The workers’ compensation system in the state of Alabama can be challenging and sometimes quite complex to navigate. A recent court ruling found the Alabama Workers’ Compensation Act to be unconstitutional. However, a final decision on the matter is on hold. In the meantime, Alabama workers’ compensation lawyers will still be able to help clients who need to take advantage of the state’s workers’ compensation laws.
If you’re facing some difficulties with your workers’ compensation claim, you don’t want to fight the system alone. Instead, count on an experienced work injury lawyer at Belt, Bruner, & Barnett P.C. to fight on your behalf to achieve the maximum possible compensation to which you may be entitled. With more than six decades of combined experience, our team is here to fight vigorously for you.
Call us today at (205) 933-1500 to set up a free consultation.
At face value, a recent ruling tendered by the state of Florida, as well as a successive ruling by a Circuit Court Judge in the state of Alabama seemed to completely nullify Alabama’s Workers’ Compensation Act. This seemed plausible—but, since the Alabama ruling occurred immediately preceding the legislative break, it actually may be some time before the final verdict on the Act is determined.
The judge in Alabama who issued the ruling on May 8, 2017, declaring the state’s Workers’ Compensation Act unconstitutional, issued an indefinite stay on his initial ruling only nine days later. The effect was to leave the current state workers’ comp system in place until the judge either withdraws his stay or the Alabama legislature enacts reforms to address the issues brought to light by the judge’s original ruling.
The Alabama court case in question is Nora Clower vs. CVS Caremark. As an employee of CVS, Clower suffered a back injury while on the job that resulted in a permanent disability. However, had Clower incurred a partial temporary disability (PTD), or a total temporary disability (TTD), her rightful compensation would have been scored according to the state of Alabama’s average weekly wage. However, since she suffered a permanent partial disability (PPD), her compensation was limited to $220 per week – a level in state law that had not been modified since 1987.
The argument put forth by Clower was that this compensation limit constituted a violation of her right to equal protection under the law. In fact, the attorneys representing Clower argued successfully that the $220 per week did not meet current cost of living standards.
Pat Ballard, Circuit Court Judge in Jefferson County agreed with the plaintiff, Nora Clower, in this case and ruled that the existing Workers’ Compensation Act actually created two distinct groups of injured workers who were being treated differently for no legitimate reason. According to the judge, this flaw in the Act violates the Constitution of Alabama (Article one, Section 13), as well as the 14th Amendment to the Constitution of the United States which guarantees equal protection.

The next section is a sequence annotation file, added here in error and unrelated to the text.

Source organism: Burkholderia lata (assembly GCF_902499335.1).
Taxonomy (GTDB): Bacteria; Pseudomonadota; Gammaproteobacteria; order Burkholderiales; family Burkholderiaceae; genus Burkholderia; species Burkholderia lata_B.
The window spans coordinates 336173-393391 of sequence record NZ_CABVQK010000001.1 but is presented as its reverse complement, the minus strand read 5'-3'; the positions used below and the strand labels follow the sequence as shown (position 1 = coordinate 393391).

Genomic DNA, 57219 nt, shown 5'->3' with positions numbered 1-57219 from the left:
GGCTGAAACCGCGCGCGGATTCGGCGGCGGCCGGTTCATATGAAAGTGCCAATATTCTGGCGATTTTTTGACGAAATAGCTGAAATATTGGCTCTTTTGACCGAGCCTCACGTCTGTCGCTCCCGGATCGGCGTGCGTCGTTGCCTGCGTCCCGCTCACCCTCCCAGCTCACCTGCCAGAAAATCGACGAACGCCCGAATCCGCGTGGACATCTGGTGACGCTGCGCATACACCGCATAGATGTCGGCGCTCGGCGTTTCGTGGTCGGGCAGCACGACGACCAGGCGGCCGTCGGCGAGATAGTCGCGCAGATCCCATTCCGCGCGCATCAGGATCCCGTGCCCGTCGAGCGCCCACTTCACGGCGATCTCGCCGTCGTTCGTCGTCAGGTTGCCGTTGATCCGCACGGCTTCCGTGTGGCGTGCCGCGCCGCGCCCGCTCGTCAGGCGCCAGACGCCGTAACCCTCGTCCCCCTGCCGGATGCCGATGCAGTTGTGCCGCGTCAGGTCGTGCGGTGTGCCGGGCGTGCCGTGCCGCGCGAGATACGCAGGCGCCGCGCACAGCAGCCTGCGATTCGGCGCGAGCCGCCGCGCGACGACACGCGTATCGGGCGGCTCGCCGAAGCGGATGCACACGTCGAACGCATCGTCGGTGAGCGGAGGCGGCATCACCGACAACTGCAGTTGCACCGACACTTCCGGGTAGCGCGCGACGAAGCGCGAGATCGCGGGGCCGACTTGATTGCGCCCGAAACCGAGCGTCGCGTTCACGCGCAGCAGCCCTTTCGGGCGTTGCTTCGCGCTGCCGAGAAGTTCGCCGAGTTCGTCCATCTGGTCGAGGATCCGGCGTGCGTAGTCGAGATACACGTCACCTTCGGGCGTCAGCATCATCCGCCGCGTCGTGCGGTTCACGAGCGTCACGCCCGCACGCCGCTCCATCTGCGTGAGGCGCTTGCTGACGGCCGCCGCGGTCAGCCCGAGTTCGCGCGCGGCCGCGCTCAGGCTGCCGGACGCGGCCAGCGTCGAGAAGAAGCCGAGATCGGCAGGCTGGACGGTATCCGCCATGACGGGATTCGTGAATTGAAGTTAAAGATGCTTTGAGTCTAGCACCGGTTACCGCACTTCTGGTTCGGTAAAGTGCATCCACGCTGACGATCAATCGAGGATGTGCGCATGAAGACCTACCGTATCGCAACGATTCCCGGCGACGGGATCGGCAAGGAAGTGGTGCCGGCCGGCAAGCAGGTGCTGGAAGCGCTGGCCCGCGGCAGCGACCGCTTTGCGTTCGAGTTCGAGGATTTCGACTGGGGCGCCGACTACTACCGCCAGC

The case brought by Clower also challenged the state of Alabama’s cap on attorneys’ fees which was set at 15 percent. The ground of this challenge was that this violated the rights of injured workers to due process. The Castellanos decision in Florida confronted the same issue with the court ruling there that the mandatory fee schedules for attorneys violated due process as afforded by the U.S. Constitution.
On May 8, Judge Ballard issued a 120 day stay on his ruling regarding the Workers’ Compensation Act in order to allow the Alabama state legislature an opportunity to pass reforms to the existing law. However, since the legislative session was to end on May 22, it became apparent to many that lawmakers would not address the issue this year. This fact alone left doubt in the minds of many about where this left the state’s existing workers’ compensation system and those who would continue to require remedies under the law.
With the above considerations in mind, Judge Ballard issued a revised order on May 17, 2017, to stay his previous decision indefinitely. Judge Ballard’s initial decision on May 8 was received with considerable concern regarding how the state’s workers’ compensation system would be affected. However, experts in the law concluded that the decision, having been issued at the county level rather than at the appellate or state court level, would only provide jurisdiction in the Clower case specifically, and not to other workers’ compensation cases across the state. In fact, the ruling would probably have to be appealed by CVS with the appellate court weighing in on the decision in order for jurisdiction to extend beyond the single Alabama district.
Judge Ballard indicated that in the interim period all workers’ compensation claims in Alabama would be handled according to current state law. He also indicated that additional legal action by any party, any state legislative action, or the from the court’s determination that the legislature is unable or unwilling to act to resolve the insufficiencies in the law, that the court reserves the right to issue any order deemed necessary to re-implement the terms of its prior order on May 8, 2017.
The workers’ compensation system in Alabama can be difficult to understand and navigate without experienced legal guidance. If you’re facing difficulty getting your workers’ comp claim approved, or you simply need help filing a claim, contact the experienced Alabama workers’ compensation attorneys at Belt, Bruner, & Barnett P.C. today. Our team is here to help you collect the compensation to which you are entitled for your work injuries.
Call us today at (205) 933-1500 to request a free, no-obligation consultation.